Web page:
The Federal Priority Act (FPA) is a little-known statute that dates back centuries, and has increasingly been used by the federal government to recover significant sums from all types of insolvent businesses and individuals.

Since the government has used the FPA in the health care setting to recover sums owed to the government after a health care organization or physician group becomes insolvent, health care organizations should be familiar with the exposure they may face under the FPA. This is particularly important since the FPA may impose personal liability upon representatives of the person making the improper payment, e.g., corporate officers and directors.  

In a recent article for The Federal Lawyer, the magazine of the Federal Bar Association, “Addressing the language and scope of the Federal Priority Act,” I write in depth about the FPA, the types of cases where FPA claims crop up, successful defenses against the Act, and the surprisingly expansive breadth the law has enjoyed before federal and appellate courts.

Below are some relevant excerpts that detail how the FPA has been used in health care cases.

  • In U.S. v. Bridle Path Enters. Inc., a 2001 case from Massachusetts, the defendants owned Bridle Path, a health care corporation that acted as a medical provider. In this role, Bridle Path submitted claims for Medicare reimbursement to its fiscal intermediary, which then made payments to Bridle Path based on cost estimates. These payments were then subjected to later adjustment after the “reasonable cost” of the claims was determined.  After an audit, it was determined that Bridle Path had been overpaid by over $200,000, and was required to repay its Medicare debt. During the period of repayment, the company became insolvent, as its liabilities exceeded its assets. Bridle Path ceased making Medicare repayments, and wrote numerous checks to several entities out of its operating account. These checks were written to both private creditors and to the corporation owners themselves. The government claimed that Bridle Path’s owners had violated the FPA by not paying their government debts first, and were personally liable for the Medicare debt at the time the insolvent corporation assigned property to themselves and others. The district court agreed, and Bridle Path’s representatives were held liable.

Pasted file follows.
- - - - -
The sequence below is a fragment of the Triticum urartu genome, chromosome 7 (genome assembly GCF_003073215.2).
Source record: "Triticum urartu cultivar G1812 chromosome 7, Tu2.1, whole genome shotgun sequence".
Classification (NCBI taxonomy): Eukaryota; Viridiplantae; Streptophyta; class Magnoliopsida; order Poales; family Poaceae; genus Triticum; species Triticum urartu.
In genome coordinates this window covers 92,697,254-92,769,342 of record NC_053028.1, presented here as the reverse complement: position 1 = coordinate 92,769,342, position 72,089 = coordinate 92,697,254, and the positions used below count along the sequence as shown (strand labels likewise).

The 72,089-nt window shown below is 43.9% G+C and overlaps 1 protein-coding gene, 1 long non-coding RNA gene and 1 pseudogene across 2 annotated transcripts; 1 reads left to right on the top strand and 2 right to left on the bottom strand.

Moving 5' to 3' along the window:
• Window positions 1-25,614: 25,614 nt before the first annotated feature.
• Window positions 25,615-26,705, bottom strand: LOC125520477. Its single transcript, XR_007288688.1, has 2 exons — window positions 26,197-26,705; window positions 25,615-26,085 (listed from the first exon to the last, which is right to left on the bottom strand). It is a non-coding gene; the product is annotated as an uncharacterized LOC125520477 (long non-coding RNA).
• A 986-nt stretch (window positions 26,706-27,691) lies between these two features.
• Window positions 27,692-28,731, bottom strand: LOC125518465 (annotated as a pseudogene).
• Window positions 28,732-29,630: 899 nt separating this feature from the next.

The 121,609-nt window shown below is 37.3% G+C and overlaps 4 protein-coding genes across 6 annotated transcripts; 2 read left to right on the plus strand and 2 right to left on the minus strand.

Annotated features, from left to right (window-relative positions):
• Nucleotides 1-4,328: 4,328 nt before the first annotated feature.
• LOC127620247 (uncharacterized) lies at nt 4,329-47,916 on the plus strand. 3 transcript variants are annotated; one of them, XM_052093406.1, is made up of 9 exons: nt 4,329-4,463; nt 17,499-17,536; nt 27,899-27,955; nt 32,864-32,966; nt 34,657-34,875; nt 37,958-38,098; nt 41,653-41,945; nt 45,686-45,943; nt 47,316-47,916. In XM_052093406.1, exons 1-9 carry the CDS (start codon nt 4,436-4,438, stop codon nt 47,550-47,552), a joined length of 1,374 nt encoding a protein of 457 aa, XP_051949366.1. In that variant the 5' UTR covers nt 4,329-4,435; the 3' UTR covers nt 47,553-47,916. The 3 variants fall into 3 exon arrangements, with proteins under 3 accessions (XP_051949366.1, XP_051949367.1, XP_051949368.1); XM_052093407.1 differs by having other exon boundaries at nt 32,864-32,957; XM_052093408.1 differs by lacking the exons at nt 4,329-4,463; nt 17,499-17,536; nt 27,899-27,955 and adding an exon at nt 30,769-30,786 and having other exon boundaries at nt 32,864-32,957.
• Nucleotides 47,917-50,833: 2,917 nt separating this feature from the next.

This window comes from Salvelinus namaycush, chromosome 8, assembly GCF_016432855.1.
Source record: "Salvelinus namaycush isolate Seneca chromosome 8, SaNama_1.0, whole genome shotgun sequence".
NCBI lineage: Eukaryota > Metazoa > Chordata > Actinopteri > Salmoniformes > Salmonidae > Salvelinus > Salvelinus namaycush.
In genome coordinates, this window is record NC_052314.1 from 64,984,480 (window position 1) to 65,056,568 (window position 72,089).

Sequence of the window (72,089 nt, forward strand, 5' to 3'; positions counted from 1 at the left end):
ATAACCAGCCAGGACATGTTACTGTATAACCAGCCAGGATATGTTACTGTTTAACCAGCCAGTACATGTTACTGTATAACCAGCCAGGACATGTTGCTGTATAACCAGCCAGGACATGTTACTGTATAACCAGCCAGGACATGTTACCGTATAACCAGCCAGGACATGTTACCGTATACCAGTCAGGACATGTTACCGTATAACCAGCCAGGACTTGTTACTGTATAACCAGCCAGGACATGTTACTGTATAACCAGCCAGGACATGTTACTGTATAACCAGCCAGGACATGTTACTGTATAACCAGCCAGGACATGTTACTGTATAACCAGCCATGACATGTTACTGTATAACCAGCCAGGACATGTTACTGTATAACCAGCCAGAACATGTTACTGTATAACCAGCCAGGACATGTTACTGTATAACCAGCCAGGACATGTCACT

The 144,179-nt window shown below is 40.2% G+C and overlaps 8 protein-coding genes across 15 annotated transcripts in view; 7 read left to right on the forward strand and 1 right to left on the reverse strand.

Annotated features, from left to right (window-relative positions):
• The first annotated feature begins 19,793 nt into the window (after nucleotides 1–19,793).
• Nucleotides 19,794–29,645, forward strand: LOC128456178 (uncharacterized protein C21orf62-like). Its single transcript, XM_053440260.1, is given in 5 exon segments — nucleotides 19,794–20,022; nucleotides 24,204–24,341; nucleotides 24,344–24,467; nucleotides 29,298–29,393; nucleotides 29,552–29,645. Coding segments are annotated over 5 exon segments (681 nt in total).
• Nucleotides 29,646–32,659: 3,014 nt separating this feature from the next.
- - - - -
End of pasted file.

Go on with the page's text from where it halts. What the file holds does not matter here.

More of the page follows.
• In In re Gottheiner, a medical doctor formed a corporation called Coordinated Health Services. The doctor was the sole shareholder of this corporation. The corporation occasionally submitted statements to the government’s fiscal intermediary, in a process similar to that described in Bridle Path. Although the corporation soon accrued debts that exceeded its assets, the doctor directed the company to make several loans and payments to himself and other corporations in which he owned shares. The government claimed that these payments violated the FPA, and argued that the corporation was indebted to the United States for the amount of the cash advances the corporation had received from the government insurer and not repaid. The District Court found that the corporation had been insolvent and owed a government debt at the time it assigned its assets elsewhere, and found the doctor personally liable for this debt.   
  • In Garcia v. Island Program Designer, Inc., the defendant was a health service organization under Puerto Rico law. The defendant eventually became insolvent, and a court ordered its assets liquidated. The United States Internal Revenue Service intervened in the state liquidation proceedings and removed the case to federal district court, claiming priority under the FPA. In the district court, the United States was granted summary judgment.  The Court held that the FPA was not preempted by other local Puerto Rico laws and made clear that the United States had successfully invoked the FPA successfully against this health care provider.